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More Information and Recent Research on Exercise and Fitness

(Huffington Post) [Exercise] happens to be one of those cases where something is most certainly better than nothing. While we can only encourage you to stick with it, you should be proud of yourself even just for a single sweat sessions, thanks in part to these pretty powerful perks of just one workout. Your DNA can change… [E]xercise … appears to affect gene expression for strength and metabolism. You'll be in better spirits… You may be protected from diabetes… You'll become more focused… Stress will fade.
(University of Queensland) A University of Queensland study has found high-intensity short-duration exercise provides better results than the recommended 30 minutes of daily exercise.
(Tufts University) Doctors should consider prescribing exercise as well as medication for some common conditions, a new study suggests. It found that exercise affects outcomes about equally as well as prescription drugs for coronary heart disease, pre-diabetes and stroke. The research did not specify which types of exercise work best for the different conditions.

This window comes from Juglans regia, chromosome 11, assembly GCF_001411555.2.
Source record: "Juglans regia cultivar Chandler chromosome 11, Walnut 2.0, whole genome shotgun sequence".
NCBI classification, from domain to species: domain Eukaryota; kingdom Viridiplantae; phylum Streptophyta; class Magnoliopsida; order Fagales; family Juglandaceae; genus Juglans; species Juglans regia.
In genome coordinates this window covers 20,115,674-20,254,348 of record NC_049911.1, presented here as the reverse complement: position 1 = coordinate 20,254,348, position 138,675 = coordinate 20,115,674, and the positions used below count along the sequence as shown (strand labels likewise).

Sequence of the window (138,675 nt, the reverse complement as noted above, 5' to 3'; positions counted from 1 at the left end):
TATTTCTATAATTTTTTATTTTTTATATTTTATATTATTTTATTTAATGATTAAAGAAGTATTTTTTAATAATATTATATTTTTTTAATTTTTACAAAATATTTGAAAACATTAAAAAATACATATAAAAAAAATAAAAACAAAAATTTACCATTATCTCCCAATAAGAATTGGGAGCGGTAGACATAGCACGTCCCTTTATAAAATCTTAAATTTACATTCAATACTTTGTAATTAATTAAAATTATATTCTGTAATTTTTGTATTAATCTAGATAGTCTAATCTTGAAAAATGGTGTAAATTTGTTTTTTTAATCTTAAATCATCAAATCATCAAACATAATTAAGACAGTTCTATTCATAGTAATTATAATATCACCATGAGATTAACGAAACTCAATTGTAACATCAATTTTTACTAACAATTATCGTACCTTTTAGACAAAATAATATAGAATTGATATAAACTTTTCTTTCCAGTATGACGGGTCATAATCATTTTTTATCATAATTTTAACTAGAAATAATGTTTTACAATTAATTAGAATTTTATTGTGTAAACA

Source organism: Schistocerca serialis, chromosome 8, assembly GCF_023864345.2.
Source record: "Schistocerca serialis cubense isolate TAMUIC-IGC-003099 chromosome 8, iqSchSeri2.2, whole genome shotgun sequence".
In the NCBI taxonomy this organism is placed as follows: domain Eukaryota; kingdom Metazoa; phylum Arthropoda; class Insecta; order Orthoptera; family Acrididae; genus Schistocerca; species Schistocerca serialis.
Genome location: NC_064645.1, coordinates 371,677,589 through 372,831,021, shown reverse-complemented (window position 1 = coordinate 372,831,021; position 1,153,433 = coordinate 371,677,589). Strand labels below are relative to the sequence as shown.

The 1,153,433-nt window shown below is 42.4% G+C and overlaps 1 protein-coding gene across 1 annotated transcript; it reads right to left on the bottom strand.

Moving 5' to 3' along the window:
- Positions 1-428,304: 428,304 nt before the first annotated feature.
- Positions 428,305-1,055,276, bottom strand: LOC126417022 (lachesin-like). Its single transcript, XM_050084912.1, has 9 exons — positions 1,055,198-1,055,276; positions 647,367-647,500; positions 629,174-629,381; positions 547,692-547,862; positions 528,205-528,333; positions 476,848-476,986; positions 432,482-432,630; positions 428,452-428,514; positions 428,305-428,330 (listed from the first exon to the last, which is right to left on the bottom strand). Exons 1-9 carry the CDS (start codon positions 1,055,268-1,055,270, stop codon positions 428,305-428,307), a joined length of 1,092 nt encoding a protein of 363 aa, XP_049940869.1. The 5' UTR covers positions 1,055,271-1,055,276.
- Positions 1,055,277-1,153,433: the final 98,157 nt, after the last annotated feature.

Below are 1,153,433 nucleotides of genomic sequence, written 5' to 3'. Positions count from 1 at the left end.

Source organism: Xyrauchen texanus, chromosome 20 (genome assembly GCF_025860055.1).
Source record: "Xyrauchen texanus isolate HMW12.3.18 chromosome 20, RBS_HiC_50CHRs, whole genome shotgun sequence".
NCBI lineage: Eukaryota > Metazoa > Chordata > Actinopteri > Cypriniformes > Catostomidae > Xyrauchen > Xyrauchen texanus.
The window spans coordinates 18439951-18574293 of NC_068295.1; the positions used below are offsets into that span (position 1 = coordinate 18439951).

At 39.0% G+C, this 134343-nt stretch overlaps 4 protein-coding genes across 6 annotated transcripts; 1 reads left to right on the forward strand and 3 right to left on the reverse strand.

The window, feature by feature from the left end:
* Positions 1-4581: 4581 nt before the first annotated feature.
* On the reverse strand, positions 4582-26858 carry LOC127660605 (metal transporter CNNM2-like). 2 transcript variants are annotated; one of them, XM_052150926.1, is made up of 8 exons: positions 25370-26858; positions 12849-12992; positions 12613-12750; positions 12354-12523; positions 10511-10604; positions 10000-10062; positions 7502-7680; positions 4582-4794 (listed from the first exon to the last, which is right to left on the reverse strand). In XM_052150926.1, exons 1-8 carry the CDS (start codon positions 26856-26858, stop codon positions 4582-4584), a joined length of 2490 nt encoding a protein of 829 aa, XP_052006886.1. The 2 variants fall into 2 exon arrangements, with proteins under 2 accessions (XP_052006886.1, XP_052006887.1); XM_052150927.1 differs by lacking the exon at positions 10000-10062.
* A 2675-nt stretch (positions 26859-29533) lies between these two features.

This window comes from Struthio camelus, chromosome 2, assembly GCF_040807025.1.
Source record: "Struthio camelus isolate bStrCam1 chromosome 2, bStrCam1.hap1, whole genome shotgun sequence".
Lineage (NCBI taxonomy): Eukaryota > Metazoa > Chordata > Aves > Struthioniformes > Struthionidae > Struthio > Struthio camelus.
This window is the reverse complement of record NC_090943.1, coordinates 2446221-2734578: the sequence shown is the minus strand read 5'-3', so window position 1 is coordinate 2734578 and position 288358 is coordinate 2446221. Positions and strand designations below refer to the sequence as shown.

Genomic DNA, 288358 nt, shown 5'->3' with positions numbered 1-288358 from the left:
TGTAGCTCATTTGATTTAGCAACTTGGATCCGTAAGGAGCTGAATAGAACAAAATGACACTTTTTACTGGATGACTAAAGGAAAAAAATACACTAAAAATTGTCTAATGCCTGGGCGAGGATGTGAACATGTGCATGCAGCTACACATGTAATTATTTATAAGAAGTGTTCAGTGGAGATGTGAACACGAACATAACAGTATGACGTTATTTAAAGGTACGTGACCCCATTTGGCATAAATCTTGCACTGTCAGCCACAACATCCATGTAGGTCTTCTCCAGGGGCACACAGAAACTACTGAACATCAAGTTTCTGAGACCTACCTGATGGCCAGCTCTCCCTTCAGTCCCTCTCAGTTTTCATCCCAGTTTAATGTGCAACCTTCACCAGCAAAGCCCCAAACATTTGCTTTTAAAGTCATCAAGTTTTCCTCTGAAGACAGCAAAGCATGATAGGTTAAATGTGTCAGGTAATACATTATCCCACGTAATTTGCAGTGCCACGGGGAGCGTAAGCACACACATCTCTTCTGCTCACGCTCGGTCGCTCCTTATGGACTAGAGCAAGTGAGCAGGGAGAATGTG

(Harvard School of Public Health) A new study of men with prostate cancer finds that physical activity is associated with a lower risk of overall mortality and of death due to prostate cancer. The Harvard School of Public Health and University of California, San Francisco researchers also found that men who did more vigorous activity had the lowest risk of dying from the disease.
(UPI) Male cancer survivors evaluated in a long-term study cut their risk of dying in half by exercising and burning 2,500 calories a week, U.S. researchers say.
Community: We’ve seen that exercise can help prevent prostate cancer. Now we see above that it can help during treatment and after.
(Science Daily) Previous studies have shown that breast cancer survivors who meet the current exercise recommendations (2.5 hours of moderate intensity physical activity per week) are at 25 percent lower risk for dying from breast cancer. New research suggests that exceeding the recommendations may provide greater protection, and that running may be better than walking.
Community: Yes, but it’s important to do something you enjoy and will continue doing. I hate running, so I’ll stick with walking.
More . . .
Real-time video could improve effect of core stabilization exercise in stroke patients
(IOS Press) About 80% of stroke survivors experience hemiparesis, which causes weakness or the inability to move one side of the body. Core stabilization exercise to improve postural stability and independent walking in chronic hemiparetic stroke patients could be enhanced by real-time video feedback, report researchers.
(Science Daily) A treatment program for patients who suffer from post-concussion syndrome is being pioneered, showing that gradual exercise, rather than rest alone, actually helps to restore the balance of the brain’s auto-regulation mechanism, which controls the blood pressure and supply to the brain.